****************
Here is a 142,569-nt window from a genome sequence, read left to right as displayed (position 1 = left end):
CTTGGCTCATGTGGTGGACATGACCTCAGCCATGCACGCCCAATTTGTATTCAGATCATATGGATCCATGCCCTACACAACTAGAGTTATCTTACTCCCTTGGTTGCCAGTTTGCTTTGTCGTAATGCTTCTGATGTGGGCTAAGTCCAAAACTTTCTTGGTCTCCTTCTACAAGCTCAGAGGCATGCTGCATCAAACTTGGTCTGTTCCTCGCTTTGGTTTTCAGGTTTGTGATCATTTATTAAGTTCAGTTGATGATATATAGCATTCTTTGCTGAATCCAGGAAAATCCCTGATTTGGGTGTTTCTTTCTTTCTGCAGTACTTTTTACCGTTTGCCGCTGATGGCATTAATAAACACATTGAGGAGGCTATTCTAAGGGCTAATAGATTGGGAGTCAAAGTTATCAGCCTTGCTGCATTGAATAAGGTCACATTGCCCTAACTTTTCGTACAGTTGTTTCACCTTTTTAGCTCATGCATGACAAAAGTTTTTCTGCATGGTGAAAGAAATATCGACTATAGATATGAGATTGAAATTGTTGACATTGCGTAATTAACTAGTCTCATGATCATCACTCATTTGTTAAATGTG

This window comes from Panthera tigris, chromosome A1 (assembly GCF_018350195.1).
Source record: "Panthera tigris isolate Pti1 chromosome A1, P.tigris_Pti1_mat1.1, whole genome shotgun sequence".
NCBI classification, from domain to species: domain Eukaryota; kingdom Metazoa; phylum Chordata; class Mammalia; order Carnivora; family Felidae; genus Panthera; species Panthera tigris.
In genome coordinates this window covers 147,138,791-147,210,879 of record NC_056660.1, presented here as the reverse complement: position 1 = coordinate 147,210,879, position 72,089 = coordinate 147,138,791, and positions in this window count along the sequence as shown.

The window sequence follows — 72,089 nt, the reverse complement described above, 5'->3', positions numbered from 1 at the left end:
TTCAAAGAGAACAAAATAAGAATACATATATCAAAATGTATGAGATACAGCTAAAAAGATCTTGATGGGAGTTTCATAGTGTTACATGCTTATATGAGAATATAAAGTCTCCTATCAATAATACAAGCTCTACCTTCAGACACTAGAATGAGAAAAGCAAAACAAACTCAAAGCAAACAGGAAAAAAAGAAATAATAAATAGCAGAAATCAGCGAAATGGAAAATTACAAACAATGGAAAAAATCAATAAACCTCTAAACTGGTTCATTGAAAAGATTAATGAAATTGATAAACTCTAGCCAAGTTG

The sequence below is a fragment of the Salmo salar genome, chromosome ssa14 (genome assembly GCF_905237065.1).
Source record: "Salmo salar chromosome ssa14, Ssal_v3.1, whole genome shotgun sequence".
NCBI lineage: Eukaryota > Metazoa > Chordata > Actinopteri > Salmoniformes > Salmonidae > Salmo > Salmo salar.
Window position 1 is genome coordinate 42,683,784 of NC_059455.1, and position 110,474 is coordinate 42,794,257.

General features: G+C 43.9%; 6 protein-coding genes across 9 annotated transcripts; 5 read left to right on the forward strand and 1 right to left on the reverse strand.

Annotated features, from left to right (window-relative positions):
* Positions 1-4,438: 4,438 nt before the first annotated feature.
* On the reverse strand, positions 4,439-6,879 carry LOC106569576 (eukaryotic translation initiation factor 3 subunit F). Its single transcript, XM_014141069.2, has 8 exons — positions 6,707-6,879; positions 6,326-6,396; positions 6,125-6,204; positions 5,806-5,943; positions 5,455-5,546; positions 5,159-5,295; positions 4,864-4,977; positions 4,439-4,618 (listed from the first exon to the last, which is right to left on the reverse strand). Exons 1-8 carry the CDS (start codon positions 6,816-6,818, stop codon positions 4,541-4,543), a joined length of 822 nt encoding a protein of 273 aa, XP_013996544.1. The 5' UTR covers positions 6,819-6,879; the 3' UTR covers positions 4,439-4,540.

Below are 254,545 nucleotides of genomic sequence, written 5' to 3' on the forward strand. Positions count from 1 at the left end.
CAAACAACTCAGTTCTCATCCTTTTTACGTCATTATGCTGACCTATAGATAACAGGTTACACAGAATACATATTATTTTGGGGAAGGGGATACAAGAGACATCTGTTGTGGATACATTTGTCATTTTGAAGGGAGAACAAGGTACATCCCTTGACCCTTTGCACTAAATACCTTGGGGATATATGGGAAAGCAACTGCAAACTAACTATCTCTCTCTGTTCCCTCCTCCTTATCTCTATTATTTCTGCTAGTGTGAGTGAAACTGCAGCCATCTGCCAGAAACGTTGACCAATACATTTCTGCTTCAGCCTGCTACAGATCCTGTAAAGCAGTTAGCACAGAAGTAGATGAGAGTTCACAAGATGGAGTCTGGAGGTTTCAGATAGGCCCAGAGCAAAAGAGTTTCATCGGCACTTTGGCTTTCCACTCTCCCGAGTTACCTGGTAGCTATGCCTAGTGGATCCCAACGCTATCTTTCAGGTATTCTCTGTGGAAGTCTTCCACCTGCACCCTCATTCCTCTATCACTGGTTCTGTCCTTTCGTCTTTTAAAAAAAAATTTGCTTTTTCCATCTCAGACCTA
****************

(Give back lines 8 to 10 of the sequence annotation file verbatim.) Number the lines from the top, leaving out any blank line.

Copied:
TTCAAAGAGAACAAAATAAGAATACATATATCAAAATGTATGAGATACAGCTAAAAAGATCTTGATGGGAGTTTCATAGTGTTACATGCTTATATGAGAATATAAAGTCTCCTATCAATAATACAAGCTCTACCTTCAGACACTAGAATGAGAAAAGCAAAACAAACTCAAAGCAAACAGGAAAAAAAGAAATAATAAATAGCAGAAATCAGCGAAATGGAAAATTACAAACAATGGAAAAAATCAATAAACCTCTAAACTGGTTCATTGAAAAGATTAATGAAATTGATAAACTCTAGCCAAGTTG

The sequence below is a fragment of the Salmo salar genome, chromosome ssa14 (genome assembly GCF_905237065.1).
Source record: "Salmo salar chromosome ssa14, Ssal_v3.1, whole genome shotgun sequence".